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Ultra High Strength Nanotube Based Composites: the Mechanism of Strength Increase

S. Giordani, M. Cadek, R. Blake, Y.K. Gun’ko, A. Dalton, J.M. Razal, R.H. Baughman, J.B. Nagy, W.J. Blau and J.N. Coleman
Trinity College Dublin, IE

Keywords:
nanotube composites, mechanical properties, polymers

Abstract:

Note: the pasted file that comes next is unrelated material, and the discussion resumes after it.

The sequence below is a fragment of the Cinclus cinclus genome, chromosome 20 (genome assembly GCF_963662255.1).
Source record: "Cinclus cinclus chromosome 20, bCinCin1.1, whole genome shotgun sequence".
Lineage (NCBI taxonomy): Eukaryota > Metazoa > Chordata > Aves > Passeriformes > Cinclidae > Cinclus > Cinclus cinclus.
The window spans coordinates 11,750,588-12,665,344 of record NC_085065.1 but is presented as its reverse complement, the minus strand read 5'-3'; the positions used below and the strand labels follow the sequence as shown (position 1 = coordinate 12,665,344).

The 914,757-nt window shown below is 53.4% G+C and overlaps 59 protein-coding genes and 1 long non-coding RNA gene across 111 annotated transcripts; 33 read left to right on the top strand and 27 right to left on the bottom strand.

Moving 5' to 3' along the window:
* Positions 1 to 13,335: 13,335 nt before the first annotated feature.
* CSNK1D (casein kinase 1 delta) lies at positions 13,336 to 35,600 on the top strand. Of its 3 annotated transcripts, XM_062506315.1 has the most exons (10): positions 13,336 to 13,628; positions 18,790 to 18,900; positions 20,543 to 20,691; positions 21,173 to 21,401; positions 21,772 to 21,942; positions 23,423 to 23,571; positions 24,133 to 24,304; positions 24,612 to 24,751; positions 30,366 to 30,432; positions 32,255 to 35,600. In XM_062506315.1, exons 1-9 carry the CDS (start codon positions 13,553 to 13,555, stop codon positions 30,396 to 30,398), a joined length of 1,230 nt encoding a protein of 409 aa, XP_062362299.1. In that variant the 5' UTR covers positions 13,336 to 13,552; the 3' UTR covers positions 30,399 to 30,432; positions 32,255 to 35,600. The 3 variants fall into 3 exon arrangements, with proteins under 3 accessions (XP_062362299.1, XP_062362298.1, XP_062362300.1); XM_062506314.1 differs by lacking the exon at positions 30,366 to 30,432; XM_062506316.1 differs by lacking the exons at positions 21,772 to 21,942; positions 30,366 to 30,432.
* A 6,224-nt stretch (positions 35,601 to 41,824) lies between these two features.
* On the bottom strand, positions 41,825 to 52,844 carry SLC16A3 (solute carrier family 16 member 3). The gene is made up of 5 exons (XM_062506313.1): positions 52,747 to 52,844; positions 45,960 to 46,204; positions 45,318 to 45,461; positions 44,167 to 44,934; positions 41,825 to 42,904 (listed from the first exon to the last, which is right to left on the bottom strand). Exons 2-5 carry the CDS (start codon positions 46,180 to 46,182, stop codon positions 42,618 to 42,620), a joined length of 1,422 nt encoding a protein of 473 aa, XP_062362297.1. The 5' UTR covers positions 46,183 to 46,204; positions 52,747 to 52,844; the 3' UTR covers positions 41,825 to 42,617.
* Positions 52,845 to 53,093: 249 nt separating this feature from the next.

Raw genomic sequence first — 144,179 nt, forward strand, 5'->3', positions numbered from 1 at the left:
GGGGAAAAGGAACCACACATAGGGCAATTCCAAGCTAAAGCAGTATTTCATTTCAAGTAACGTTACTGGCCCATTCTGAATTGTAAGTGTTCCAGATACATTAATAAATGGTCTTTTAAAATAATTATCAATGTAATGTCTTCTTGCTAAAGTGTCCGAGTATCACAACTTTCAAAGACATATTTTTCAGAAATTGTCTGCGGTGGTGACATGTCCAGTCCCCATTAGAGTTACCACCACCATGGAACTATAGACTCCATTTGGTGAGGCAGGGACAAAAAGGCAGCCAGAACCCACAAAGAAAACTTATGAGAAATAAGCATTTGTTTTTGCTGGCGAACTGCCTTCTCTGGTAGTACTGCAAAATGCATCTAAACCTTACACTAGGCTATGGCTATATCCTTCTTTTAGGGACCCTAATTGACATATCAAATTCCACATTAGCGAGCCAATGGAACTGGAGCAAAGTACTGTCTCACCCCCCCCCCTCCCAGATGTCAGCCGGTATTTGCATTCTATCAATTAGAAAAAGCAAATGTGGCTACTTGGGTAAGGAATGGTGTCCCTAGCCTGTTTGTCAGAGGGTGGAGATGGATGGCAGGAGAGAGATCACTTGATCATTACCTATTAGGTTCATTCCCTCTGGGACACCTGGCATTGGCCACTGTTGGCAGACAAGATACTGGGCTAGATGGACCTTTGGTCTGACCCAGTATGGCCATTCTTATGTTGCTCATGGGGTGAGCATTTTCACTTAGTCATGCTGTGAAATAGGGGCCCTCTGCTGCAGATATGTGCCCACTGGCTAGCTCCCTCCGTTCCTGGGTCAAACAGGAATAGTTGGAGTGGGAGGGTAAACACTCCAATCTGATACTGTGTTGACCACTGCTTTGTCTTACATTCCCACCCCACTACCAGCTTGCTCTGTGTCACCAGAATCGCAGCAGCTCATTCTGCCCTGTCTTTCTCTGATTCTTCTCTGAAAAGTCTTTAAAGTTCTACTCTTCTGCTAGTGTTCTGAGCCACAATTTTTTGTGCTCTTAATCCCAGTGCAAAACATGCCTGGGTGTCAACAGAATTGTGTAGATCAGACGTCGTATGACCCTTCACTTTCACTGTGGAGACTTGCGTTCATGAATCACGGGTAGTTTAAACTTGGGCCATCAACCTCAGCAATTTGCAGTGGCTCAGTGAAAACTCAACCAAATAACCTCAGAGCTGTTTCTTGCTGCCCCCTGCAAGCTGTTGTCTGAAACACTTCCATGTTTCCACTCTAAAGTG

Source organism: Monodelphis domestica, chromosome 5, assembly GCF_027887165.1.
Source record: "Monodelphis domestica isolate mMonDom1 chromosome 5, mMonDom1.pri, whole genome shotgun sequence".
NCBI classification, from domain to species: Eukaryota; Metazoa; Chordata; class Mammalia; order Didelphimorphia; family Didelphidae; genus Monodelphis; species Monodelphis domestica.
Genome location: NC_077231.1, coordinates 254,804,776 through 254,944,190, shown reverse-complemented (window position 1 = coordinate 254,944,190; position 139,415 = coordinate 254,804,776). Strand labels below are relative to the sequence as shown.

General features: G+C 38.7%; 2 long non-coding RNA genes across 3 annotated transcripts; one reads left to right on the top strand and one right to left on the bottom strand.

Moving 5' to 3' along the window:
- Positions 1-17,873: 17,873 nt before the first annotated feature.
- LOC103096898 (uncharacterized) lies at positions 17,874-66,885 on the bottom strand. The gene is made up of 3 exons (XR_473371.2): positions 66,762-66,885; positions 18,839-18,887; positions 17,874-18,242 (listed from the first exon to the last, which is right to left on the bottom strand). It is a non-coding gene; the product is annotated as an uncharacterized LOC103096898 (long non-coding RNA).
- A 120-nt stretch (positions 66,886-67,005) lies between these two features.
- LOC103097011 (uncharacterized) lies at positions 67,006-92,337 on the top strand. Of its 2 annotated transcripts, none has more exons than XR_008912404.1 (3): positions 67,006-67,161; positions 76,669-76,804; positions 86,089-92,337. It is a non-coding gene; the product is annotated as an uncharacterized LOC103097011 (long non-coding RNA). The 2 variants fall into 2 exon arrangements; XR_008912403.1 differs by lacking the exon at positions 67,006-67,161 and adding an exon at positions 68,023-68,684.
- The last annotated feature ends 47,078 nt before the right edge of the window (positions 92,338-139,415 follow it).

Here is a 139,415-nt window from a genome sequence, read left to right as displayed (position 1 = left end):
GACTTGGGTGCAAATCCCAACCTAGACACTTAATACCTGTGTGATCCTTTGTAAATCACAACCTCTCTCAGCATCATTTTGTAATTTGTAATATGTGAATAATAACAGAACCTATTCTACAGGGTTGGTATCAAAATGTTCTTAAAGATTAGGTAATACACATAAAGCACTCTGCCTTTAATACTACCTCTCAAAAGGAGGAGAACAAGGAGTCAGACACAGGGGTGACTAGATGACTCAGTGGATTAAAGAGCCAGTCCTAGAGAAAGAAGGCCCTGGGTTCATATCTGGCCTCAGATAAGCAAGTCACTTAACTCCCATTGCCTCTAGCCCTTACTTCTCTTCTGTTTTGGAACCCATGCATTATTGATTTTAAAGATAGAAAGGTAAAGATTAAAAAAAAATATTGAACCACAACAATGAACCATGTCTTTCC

We have studied the mechanical properties of polymer-carbon nanotube composites. Tensile tests were carried out on free-standing composite films of polyvinyl alcohol and six different types of carbon nanotubes for different nanotube loading levels. Significant increases in Young’s modulus by up to a factor of two were observed in all cases. Theories such as Krenchel’s rule-of-mixtures or the Halpin-Tsai-theory could not explain the relative differences between composites made from different tube types. However, it is possible to show that the reinforcement scales linearly with the total nanotube surface area in the films. In addition, in all cases crystalline coatings around the nanotubes were detected by calorimetry suggesting comparible polymer-nanotube interfaces. Thus, the reinforcement appears to be critically dependent on the polymer-nanotube interfacial interaction as previously suggested. Furthermore, additional polymer-multiwall nanotube composite films were fabricated using polyvinylalcohol and chlorinated polypropylene. As observed previously polyvinylalcohol formed a crystalline coating around the nanotubes, maximising interfacial stress transfer. In the second case the interface was engineered by covalently attaching chlorinated polypropylene chains to the nanotubes, again resulting in large stress transfer. Increases in Young’s modulus, tensile strength and toughness of ´3.7, ´4.3 and ´1.7 respectively were observed for the polyvinylalcohol based materials. Similarily for the polypropylene based composites, increases in Young’s modulus, tensile strength and toughness of ´3.0, ´3.9 and ´4.4 respectively were observed. In addition a model to describe composite strength was derived. This model shows that the tensile strength increases in proportion to the thickness of the interface region. This suggests that composite strength can be optimised by maximising the thickness of the crystalline coating or the thickness of the interfacial volume partially occupied by functional groups.

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